Located in the south of Spain, the capital of the province of Almería has over 181,000 inhabitants. It is the city with the most hours of sunshine in all of Europe and the second in the world. In the winter the temperature of the water is warmer than the temperature of the air and the average temperature is 18,7º C. The economy of Almería functions on income out of tourism and agriculture. Almería is one of the most important agricultural areas of Europe and is also known as the “Orchard of Europe” Another notable fact about Almería is that is has been used in countless movies like the spaghetti westerns of Sergio Leone in the 60s and 70s and Indiana Jones and the last crusade. The most important celebration in the city is the feria, that takes place in August. The Holy Week in Almería is also a big celebration, and is said to be one of the best in Andalucía.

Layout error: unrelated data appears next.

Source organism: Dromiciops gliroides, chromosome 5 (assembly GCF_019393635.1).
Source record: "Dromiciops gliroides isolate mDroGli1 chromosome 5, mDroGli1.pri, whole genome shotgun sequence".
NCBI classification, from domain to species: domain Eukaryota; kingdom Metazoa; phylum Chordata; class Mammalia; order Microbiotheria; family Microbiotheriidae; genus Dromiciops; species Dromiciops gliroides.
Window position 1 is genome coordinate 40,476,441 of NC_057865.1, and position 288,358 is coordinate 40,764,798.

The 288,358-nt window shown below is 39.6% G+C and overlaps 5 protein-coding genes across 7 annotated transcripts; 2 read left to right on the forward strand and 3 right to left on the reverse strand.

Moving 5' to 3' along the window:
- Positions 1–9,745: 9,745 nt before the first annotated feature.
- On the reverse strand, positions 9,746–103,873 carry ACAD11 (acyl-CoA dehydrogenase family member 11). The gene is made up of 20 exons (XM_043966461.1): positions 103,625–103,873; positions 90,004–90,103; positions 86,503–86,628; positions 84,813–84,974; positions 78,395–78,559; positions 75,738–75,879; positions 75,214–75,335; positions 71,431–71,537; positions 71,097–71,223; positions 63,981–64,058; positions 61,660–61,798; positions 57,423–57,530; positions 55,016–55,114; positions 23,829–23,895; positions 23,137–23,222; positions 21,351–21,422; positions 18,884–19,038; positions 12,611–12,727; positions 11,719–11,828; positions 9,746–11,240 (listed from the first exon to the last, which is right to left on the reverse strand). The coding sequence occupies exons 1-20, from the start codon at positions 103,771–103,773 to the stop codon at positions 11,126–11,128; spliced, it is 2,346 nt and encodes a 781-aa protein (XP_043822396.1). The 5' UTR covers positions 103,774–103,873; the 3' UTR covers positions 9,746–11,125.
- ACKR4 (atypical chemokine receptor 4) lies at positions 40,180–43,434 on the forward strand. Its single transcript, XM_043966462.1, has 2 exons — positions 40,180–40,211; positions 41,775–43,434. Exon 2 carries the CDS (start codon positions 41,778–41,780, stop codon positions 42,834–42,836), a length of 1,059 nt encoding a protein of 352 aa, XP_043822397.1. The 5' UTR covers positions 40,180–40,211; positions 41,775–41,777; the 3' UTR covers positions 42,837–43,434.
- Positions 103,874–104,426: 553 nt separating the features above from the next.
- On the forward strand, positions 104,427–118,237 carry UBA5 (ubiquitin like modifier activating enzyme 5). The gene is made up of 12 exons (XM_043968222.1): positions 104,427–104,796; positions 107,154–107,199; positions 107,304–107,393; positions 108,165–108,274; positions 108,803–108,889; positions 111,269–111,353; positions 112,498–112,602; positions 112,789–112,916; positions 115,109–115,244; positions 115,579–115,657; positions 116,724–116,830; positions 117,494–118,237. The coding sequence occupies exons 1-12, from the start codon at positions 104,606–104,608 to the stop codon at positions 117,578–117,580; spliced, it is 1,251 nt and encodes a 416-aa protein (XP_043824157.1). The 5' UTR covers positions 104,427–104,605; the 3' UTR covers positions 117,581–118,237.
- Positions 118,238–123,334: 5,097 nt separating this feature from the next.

The city has played an important role for many centuries, as port for the Iberians, Fenicians and Carthagenes, but the city really came to flourish under Arab reign. Sultan Abderramán III decided to build a wall around the city, changing the aspect of the city. It became one of the most islamic cities of the peninsula and it was, after Córdoba, the most influential and prosperous city of Al-Andalus. After the fall of the califate the city prospered even more as it became an independent kingdom. In this period the finest silk was produced and exported to the entire Arab world. The commercial activities of Almería were known and famous throughout the entire medieval western Europe. Besides the production of silk Almería also was a fairly big slave trade market. Another source of income for traders was the sale of marble. In this period many pirates used Almería as their home base for their raids and they gave the city a reputation that caused fear in its enemies. But in the year 1147 pope Eugenio III ordered a crusade agaist the city and he united the Christians from the north of Spain and France. They arrived and attacked the city from twelve different points and after a short but intense resistance the city fell and was looted. Many factories were destroyed and most riches disappeared in the pockets of the conquerors. In the following years the city was the scene of many battles between Arabs and Christians. After the final reconquest in 1489 the city had lost most of its former influence and importance. A number of earthquakes almost completely leveled the city in 1522 and Almería had to be rebuilt from scratch. From the 18th century on the economic and social conditions improved and progress was made with agriculture. The city grew until the beginning of the 20th century when new urban crises surfaced, due to WWI and the Spanish civil war, but starting in the 1950s new urban development caused the city to recuperate and flourish once again.
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